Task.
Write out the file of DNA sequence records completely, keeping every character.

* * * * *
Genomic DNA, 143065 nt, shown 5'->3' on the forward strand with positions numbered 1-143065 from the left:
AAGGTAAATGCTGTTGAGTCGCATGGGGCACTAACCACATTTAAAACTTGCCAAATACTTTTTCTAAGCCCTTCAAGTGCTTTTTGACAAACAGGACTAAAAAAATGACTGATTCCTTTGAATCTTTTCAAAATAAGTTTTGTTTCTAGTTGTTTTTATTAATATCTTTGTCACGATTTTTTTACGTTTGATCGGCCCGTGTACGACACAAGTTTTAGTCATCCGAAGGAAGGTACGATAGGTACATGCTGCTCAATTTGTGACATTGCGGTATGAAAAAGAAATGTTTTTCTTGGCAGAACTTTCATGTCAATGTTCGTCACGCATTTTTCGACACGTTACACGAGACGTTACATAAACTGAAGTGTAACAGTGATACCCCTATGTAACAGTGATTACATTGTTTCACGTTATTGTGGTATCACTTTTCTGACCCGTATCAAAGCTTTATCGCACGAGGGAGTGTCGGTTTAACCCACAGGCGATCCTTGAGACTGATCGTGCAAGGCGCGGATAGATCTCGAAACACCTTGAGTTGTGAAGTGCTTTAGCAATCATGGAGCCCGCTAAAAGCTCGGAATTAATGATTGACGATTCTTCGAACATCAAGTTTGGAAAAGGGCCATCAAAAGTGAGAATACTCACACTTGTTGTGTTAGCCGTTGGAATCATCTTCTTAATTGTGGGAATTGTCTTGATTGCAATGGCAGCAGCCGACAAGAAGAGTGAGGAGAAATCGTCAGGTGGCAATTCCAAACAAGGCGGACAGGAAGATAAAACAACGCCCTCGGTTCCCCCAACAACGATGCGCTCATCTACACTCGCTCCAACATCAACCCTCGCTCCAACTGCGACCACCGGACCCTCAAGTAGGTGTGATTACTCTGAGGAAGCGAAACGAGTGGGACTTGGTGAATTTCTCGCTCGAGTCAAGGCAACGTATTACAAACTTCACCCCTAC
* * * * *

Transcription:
Genomic DNA, 143065 nt, shown 5'->3' on the forward strand with positions numbered 1-143065 from the left:
AAGGTAAATGCTGTTGAGTCGCATGGGGCACTAACCACATTTAAAACTTGCCAAATACTTTTTCTAAGCCCTTCAAGTGCTTTTTGACAAACAGGACTAAAAAAATGACTGATTCCTTTGAATCTTTTCAAAATAAGTTTTGTTTCTAGTTGTTTTTATTAATATCTTTGTCACGATTTTTTTACGTTTGATCGGCCCGTGTACGACACAAGTTTTAGTCATCCGAAGGAAGGTACGATAGGTACATGCTGCTCAATTTGTGACATTGCGGTATGAAAAAGAAATGTTTTTCTTGGCAGAACTTTCATGTCAATGTTCGTCACGCATTTTTCGACACGTTACACGAGACGTTACATAAACTGAAGTGTAACAGTGATACCCCTATGTAACAGTGATTACATTGTTTCACGTTATTGTGGTATCACTTTTCTGACCCGTATCAAAGCTTTATCGCACGAGGGAGTGTCGGTTTAACCCACAGGCGATCCTTGAGACTGATCGTGCAAGGCGCGGATAGATCTCGAAACACCTTGAGTTGTGAAGTGCTTTAGCAATCATGGAGCCCGCTAAAAGCTCGGAATTAATGATTGACGATTCTTCGAACATCAAGTTTGGAAAAGGGCCATCAAAAGTGAGAATACTCACACTTGTTGTGTTAGCCGTTGGAATCATCTTCTTAATTGTGGGAATTGTCTTGATTGCAATGGCAGCAGCCGACAAGAAGAGTGAGGAGAAATCGTCAGGTGGCAATTCCAAACAAGGCGGACAGGAAGATAAAACAACGCCCTCGGTTCCCCCAACAACGATGCGCTCATCTACACTCGCTCCAACATCAACCCTCGCTCCAACTGCGACCACCGGACCCTCAAGTAGGTGTGATTACTCTGAGGAAGCGAAACGAGTGGGACTTGGTGAATTTCTCGCTCGAGTCAAGGCAACGTATTACAAACTTCACCCCTAC